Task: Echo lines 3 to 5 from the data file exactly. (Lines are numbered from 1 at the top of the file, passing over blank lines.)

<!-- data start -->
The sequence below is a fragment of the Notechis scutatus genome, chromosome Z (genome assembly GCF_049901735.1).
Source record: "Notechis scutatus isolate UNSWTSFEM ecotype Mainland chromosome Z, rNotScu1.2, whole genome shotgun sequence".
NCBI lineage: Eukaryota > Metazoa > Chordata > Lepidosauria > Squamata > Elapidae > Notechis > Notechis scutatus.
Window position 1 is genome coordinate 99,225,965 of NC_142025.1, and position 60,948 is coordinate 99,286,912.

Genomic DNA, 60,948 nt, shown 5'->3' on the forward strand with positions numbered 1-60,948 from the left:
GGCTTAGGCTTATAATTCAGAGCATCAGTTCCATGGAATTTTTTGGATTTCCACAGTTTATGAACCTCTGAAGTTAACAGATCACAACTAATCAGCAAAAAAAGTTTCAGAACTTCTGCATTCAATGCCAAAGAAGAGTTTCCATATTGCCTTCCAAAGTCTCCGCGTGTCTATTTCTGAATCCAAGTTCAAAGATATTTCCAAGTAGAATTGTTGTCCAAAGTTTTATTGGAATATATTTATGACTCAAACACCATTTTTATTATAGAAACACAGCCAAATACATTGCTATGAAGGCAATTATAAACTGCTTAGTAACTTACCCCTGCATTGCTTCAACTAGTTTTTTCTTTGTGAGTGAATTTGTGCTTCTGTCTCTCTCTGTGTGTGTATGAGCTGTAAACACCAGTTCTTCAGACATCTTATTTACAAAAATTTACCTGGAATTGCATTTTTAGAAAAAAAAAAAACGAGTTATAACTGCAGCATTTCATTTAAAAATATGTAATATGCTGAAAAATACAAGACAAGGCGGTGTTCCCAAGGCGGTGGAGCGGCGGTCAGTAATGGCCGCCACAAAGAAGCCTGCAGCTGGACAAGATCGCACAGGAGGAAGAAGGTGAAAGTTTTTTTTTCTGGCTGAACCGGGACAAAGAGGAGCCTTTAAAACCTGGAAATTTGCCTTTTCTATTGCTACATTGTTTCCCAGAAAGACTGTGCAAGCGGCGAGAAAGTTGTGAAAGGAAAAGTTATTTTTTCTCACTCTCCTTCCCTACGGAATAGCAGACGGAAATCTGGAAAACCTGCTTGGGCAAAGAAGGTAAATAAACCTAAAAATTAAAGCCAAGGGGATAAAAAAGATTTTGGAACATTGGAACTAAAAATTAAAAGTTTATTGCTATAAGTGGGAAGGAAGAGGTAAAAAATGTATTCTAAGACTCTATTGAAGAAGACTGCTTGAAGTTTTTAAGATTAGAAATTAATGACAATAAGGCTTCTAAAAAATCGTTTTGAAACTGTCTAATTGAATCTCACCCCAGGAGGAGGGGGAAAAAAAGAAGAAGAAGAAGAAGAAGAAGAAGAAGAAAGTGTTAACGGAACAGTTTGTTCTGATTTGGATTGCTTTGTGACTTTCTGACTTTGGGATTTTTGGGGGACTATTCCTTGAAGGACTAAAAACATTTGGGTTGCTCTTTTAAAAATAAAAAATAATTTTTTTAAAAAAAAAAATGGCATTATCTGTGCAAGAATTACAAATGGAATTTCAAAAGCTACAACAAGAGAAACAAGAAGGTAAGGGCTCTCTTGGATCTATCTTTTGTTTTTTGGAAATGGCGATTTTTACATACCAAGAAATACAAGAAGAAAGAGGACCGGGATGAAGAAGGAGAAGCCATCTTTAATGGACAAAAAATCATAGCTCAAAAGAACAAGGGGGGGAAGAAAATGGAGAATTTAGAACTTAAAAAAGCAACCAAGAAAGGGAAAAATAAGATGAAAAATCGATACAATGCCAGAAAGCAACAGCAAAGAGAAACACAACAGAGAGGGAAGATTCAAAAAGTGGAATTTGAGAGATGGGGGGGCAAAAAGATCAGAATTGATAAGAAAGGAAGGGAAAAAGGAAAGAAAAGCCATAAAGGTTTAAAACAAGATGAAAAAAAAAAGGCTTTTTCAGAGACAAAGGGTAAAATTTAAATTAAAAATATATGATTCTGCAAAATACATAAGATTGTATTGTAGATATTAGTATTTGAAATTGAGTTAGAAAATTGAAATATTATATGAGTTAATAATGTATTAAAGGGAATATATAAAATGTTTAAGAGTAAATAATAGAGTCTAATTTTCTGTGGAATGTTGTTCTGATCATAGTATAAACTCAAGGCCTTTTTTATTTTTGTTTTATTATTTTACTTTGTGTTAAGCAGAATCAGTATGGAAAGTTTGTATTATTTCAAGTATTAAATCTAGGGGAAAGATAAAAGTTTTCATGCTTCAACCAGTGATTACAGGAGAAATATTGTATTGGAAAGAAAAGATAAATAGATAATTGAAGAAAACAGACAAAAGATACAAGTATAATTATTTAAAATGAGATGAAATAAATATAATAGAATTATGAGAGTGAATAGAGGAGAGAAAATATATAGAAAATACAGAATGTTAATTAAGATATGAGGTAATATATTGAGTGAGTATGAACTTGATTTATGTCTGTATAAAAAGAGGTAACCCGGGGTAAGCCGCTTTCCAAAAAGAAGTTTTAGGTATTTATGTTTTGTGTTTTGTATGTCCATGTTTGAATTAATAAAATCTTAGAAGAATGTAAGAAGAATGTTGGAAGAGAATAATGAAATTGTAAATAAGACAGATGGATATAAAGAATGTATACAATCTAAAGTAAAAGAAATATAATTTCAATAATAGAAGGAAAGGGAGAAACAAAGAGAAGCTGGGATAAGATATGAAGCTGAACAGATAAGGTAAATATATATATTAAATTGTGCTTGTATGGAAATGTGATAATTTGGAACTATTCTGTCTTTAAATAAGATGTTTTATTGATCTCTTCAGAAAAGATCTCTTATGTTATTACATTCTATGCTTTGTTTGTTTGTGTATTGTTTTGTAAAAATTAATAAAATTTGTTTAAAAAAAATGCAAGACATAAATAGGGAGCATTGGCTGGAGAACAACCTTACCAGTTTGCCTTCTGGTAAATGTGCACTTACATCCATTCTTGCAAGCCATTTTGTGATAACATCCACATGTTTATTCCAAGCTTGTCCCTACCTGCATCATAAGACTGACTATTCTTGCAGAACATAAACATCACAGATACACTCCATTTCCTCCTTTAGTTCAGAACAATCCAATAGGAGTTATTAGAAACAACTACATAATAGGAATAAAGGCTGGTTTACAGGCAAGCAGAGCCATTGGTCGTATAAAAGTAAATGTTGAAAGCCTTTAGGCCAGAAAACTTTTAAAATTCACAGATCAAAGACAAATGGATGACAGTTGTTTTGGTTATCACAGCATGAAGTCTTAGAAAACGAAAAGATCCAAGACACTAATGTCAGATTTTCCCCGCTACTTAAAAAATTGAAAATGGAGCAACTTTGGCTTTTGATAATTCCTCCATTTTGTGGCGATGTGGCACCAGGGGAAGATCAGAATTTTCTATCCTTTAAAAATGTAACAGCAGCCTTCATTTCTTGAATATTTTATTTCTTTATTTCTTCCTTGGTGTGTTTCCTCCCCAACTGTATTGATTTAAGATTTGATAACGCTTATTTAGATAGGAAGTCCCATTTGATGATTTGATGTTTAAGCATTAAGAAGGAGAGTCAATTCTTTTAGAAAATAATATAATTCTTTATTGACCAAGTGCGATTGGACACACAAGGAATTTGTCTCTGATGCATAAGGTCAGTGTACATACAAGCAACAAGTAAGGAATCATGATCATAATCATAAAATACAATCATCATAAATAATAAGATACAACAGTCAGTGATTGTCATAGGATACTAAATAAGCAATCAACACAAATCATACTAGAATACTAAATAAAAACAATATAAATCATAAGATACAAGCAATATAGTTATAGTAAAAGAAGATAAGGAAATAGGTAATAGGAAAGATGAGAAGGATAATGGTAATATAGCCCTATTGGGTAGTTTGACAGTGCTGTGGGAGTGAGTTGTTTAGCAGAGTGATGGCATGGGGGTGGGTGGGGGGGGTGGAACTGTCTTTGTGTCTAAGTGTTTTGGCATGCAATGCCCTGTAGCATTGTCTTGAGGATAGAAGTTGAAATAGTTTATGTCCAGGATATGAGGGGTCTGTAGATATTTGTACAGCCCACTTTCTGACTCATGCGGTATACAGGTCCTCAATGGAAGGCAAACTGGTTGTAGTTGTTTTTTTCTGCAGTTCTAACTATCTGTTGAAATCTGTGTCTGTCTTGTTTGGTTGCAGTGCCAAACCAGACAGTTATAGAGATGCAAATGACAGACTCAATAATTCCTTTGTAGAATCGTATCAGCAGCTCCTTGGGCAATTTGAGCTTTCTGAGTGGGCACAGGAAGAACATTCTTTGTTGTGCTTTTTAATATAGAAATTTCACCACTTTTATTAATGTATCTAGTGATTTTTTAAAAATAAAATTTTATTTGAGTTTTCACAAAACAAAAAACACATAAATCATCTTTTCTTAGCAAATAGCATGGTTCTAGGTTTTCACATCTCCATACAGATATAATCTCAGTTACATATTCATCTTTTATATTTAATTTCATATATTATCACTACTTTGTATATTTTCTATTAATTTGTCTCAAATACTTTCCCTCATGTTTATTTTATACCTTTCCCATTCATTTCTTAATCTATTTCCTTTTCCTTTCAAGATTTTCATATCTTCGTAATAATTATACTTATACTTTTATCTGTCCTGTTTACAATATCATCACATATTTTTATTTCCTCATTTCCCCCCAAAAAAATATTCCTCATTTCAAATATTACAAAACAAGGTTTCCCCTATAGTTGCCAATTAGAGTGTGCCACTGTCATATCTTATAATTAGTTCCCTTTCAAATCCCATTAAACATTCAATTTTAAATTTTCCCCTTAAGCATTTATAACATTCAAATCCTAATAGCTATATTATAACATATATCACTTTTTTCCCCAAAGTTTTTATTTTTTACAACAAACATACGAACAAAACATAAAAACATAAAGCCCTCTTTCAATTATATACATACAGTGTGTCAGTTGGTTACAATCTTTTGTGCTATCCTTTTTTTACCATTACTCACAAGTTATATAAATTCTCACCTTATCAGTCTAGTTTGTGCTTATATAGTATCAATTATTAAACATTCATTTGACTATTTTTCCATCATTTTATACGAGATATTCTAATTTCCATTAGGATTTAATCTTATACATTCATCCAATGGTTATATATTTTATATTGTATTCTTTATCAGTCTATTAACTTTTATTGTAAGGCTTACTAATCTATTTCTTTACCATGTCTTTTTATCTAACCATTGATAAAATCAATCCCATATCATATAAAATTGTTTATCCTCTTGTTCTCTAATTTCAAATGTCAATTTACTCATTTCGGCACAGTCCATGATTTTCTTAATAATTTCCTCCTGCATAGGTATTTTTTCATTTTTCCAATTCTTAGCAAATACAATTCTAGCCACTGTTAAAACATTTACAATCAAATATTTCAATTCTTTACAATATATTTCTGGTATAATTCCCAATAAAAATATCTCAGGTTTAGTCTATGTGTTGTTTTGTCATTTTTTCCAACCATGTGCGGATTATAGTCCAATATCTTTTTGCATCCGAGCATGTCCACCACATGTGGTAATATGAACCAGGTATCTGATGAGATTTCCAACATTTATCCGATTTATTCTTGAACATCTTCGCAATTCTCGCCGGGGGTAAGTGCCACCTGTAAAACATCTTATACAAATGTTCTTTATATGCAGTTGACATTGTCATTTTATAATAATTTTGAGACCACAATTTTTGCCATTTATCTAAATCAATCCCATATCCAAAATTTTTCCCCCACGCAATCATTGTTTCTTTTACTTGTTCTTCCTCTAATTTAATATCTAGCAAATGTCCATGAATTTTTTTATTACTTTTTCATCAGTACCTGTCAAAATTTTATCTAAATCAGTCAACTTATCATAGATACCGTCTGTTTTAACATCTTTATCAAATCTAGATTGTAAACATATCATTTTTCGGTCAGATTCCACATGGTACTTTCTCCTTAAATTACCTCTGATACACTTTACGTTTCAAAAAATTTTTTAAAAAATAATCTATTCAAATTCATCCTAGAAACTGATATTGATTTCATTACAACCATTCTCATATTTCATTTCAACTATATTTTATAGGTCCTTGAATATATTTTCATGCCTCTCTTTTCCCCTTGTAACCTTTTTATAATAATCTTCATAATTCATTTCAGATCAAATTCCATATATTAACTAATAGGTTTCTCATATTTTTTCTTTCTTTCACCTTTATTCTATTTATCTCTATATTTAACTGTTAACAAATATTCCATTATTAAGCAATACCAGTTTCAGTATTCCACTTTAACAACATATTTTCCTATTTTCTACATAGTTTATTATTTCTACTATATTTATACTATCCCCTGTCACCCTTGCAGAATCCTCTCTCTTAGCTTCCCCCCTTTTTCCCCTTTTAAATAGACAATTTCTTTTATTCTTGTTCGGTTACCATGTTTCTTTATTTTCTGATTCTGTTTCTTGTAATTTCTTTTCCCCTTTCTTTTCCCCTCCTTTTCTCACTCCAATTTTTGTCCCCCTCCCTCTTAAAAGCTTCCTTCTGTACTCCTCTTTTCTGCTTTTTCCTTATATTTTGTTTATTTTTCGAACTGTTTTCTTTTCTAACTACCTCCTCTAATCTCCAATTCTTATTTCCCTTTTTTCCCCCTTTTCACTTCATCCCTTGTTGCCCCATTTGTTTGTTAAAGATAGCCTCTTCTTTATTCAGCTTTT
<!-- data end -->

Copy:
NCBI lineage: Eukaryota > Metazoa > Chordata > Lepidosauria > Squamata > Elapidae > Notechis > Notechis scutatus.
Window position 1 is genome coordinate 99,225,965 of NC_142025.1, and position 60,948 is coordinate 99,286,912.

Genomic DNA, 60,948 nt, shown 5'->3' on the forward strand with positions numbered 1-60,948 from the left: